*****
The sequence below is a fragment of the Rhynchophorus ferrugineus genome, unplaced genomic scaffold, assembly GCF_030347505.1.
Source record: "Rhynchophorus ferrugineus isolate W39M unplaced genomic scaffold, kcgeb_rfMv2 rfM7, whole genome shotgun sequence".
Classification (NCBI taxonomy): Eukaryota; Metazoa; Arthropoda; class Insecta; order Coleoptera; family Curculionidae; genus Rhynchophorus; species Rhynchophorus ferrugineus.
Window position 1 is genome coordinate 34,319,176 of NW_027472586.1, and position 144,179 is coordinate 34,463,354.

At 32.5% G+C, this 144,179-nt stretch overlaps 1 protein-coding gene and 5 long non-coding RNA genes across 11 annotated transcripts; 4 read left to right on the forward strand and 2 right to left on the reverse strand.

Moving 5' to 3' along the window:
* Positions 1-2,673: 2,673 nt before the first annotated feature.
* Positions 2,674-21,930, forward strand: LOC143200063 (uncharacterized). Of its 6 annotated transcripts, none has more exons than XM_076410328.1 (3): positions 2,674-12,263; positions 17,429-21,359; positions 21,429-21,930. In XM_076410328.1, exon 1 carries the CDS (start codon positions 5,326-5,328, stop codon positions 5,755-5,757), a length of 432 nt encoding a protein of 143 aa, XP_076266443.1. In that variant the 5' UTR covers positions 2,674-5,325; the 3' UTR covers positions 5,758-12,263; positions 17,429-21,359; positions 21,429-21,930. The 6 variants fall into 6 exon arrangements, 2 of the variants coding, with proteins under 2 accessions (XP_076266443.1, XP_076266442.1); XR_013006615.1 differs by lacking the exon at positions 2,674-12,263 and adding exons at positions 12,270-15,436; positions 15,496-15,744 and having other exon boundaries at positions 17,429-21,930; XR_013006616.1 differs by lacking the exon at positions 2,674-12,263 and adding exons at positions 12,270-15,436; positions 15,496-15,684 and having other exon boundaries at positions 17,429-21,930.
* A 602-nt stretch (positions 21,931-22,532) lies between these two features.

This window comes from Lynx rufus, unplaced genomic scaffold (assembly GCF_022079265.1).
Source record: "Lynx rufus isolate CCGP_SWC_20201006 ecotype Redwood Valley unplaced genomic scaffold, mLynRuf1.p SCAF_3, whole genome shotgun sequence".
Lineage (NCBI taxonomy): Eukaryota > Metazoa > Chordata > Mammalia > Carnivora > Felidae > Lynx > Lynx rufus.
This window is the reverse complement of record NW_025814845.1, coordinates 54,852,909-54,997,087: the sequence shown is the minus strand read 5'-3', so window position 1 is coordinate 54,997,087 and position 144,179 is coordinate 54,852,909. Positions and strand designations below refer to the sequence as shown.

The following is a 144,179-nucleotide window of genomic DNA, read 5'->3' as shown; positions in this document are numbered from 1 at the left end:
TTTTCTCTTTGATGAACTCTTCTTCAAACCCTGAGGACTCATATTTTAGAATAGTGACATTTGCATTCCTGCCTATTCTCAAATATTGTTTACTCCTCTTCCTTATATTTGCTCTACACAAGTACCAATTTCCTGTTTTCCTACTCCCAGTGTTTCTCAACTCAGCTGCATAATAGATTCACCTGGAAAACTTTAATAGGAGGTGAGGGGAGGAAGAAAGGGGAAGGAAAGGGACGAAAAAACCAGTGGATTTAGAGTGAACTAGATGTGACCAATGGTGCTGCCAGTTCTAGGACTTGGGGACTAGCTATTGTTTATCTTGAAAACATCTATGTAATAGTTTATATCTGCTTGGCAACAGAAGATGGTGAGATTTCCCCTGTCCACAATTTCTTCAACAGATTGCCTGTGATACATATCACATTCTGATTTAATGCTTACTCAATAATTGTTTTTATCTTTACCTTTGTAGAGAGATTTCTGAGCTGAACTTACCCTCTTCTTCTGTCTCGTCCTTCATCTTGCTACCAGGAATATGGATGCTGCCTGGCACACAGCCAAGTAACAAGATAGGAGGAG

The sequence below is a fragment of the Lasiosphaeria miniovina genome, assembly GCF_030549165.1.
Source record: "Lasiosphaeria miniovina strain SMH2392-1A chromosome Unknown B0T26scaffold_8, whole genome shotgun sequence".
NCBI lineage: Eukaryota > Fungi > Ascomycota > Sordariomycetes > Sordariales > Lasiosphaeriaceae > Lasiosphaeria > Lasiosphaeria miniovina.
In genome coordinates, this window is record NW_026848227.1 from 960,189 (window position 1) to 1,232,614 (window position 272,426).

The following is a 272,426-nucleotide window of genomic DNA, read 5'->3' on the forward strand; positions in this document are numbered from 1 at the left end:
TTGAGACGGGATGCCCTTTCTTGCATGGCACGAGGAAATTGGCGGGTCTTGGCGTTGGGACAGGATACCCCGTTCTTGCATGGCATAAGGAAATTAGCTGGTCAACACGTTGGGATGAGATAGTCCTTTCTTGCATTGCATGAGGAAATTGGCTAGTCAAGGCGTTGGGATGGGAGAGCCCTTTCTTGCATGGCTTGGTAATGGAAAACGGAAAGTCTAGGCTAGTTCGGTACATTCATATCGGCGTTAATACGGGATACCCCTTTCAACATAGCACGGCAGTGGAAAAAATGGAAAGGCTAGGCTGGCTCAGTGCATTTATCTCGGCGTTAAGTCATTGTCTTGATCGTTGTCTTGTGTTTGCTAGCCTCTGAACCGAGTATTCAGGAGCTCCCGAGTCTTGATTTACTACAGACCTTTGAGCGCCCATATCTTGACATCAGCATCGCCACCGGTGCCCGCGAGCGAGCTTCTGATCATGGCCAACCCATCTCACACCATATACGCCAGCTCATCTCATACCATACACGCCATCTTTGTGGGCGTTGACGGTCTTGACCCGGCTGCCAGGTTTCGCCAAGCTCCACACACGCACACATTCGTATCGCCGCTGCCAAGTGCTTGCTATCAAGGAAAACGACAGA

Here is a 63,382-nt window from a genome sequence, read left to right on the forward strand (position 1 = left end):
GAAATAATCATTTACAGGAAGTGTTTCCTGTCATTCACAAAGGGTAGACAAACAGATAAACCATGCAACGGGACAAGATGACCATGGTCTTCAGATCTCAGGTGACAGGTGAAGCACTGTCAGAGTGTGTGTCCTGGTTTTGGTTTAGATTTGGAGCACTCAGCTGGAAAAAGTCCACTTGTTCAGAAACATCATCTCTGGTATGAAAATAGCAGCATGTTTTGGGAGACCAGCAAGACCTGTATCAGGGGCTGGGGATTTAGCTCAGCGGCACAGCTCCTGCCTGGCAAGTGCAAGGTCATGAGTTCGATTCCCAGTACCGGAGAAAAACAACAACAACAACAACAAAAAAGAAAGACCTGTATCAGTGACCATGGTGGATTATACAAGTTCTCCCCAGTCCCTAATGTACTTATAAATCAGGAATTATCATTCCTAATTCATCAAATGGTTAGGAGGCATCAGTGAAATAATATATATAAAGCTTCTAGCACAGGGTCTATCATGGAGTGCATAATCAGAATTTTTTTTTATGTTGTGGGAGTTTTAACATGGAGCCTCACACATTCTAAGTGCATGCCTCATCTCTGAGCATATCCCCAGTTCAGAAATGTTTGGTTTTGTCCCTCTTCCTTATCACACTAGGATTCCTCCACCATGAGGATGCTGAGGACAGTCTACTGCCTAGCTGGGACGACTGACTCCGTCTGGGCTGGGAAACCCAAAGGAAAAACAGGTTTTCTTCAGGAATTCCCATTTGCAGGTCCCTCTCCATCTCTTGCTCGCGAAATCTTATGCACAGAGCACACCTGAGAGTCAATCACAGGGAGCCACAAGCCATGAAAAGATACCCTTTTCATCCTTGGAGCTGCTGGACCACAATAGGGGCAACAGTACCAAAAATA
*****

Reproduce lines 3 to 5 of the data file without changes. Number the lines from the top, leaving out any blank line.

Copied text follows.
Classification (NCBI taxonomy): Eukaryota; Metazoa; Arthropoda; class Insecta; order Coleoptera; family Curculionidae; genus Rhynchophorus; species Rhynchophorus ferrugineus.
Window position 1 is genome coordinate 34,319,176 of NW_027472586.1, and position 144,179 is coordinate 34,463,354.

At 32.5% G+C, this 144,179-nt stretch overlaps 1 protein-coding gene and 5 long non-coding RNA genes across 11 annotated transcripts; 4 read left to right on the forward strand and 2 right to left on the reverse strand.